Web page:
One Out Of Three IS Bad – 7/8/14

penWho can tell me what the following figures refer to?

Sorry there are no prizes on offer though!

  1. 33%
  2. 69%
  3. 54%
  4. 57%

No ideas?

OK, I will put you all out of your misery.

These figures represent the percentage of penalty kicks that we have actually managed to score over the past four seasons.

Woeful aren’t they?

To put a bit of flesh on the bones:

In 2010/11 we managed to score a princely three out of the nine penalties we were awarded.

I really cannot bring myself to say anything more about that pathetic record.

The following season we scored eight of our first nine, and even when Gary Alexander missed, Niall McGinn managed to score from the rebound away at Colchester.

trottaThen it all went pear shaped and we missed two of the next four kicks including the fiasco at Stevenage when we threw away our last chance to reach the Playoffs when Donaldson and Saunders both hit the woodwork rather than the back of the net.

All in all, though, nine out of thirteen (plus McGinn’s effort) represented an adequate, if not startling success rate.

The last two seasons have been appalling.

We managed to only score seven out of thirteen in 2012/13, culminating in Marcello Trotta’s epic failure in the promotion decider against Doncaster.

Last season we actually improved, and scored eight out of fourteen penalty kicks, a figure that was indelibly tarnished once Alan Judge took over the job late in the season and missed three out of his four efforts.

Confusingly enough what also has to be taken into consideration is our perfect record of six out of six successes in the promotion playoffs and shootout in 2013 – where we excelled in high pressure situations.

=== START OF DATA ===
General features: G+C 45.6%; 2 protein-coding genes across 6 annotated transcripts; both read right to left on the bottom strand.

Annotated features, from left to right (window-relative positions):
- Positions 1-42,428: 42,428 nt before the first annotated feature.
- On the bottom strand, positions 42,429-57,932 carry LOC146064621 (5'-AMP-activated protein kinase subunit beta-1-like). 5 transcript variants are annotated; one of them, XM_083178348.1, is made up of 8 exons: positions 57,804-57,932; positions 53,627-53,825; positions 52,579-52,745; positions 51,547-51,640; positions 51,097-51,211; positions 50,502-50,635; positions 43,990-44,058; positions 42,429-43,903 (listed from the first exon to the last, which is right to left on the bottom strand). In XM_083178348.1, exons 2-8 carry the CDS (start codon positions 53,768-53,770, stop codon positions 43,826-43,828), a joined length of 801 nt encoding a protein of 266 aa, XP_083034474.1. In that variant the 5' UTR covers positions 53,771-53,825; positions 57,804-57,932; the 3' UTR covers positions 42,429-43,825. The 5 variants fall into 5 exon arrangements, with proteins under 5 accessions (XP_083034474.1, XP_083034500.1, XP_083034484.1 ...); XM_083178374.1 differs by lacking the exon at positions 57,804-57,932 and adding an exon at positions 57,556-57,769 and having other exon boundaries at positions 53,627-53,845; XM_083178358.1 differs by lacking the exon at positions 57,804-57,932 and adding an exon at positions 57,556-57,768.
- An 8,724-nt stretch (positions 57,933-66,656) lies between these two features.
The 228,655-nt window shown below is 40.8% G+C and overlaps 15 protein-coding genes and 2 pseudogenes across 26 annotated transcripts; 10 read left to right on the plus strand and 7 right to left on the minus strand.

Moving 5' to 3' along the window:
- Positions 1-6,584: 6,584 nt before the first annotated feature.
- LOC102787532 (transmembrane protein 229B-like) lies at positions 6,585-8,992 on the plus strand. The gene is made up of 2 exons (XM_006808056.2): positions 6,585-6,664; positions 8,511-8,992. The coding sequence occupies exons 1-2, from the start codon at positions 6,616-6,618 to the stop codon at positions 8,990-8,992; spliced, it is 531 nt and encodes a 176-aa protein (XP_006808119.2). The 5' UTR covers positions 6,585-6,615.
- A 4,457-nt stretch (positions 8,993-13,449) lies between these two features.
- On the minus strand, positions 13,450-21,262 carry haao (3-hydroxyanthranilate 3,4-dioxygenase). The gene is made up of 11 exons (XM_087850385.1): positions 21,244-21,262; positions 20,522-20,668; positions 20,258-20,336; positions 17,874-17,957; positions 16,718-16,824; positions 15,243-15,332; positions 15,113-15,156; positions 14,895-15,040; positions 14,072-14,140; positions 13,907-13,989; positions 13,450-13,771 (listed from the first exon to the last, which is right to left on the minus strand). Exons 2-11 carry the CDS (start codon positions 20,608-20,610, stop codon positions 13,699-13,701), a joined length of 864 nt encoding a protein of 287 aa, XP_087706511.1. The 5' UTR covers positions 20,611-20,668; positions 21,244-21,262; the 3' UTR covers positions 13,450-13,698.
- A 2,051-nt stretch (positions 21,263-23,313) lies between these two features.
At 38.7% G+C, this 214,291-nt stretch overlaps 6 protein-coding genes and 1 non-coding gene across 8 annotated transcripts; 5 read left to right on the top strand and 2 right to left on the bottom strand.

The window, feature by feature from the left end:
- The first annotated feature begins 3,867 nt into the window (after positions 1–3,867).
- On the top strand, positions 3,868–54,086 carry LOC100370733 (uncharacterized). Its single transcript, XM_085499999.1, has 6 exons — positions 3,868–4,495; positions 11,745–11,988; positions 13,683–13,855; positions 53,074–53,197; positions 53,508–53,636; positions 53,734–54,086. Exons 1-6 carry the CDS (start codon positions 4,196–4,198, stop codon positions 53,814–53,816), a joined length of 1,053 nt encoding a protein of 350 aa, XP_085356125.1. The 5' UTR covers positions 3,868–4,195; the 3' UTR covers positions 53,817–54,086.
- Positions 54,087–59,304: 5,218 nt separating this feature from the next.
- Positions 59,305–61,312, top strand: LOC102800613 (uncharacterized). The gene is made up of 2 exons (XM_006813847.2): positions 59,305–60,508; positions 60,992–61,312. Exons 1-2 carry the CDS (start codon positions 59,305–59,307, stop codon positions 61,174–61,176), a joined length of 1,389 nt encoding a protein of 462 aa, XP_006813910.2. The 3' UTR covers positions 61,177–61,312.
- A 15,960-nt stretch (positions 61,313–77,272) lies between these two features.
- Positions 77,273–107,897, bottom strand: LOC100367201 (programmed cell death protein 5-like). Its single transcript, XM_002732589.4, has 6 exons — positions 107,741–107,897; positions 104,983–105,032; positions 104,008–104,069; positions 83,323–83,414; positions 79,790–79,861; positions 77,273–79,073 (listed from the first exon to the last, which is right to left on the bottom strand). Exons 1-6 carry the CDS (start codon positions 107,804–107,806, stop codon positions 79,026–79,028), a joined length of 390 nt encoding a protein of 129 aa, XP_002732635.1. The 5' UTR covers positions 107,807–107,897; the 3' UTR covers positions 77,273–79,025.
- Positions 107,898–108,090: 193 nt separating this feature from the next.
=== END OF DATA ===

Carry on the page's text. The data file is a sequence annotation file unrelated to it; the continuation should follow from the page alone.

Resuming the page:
Go figure!

There really is no rational explanation.

JudgeWhat also is interesting is just how many penalty kicks we have been awarded since Uwe Rosler and Mark Warburton have taken charge at the club.

Forty penalty kicks coming our way in the past three seasons just highlights how attacking we are and the success we have in getting quick players to run at the opposition in their penalty area.

Some of the individual penalty records of our players also merit comment.

Kevin O’Connor has scored nineteen times in twenty-four attempts and has taken more penalties than any other Brentford player since 1970.

Pretty decent but still only a 79% success rate.

Stephen Hunt was very reliable and but for a great save from Kuipers would have notched an almost unprecedented hat trick of penalties against Brighton and in total scored twelve out of fifteen.

Steve Phillips started well but incredibly missed his last four kicks yet somehow managed to keep hold of the job until he left the club.

Paul Evans too only missed once and memorably scored an arrogant dinked “Panenka” kick against Oldham back in 2001.

Stan Bowles had the most casual approach, swaggering up to the spot, before dummying the keeper as well as the crowd behind the goal with nonchalant ease and rolling the ball into the corner.

I never worried when Stan took the kicks and what amazes me is that he actually missed one of his twelve kicks.

forshawClass, total class.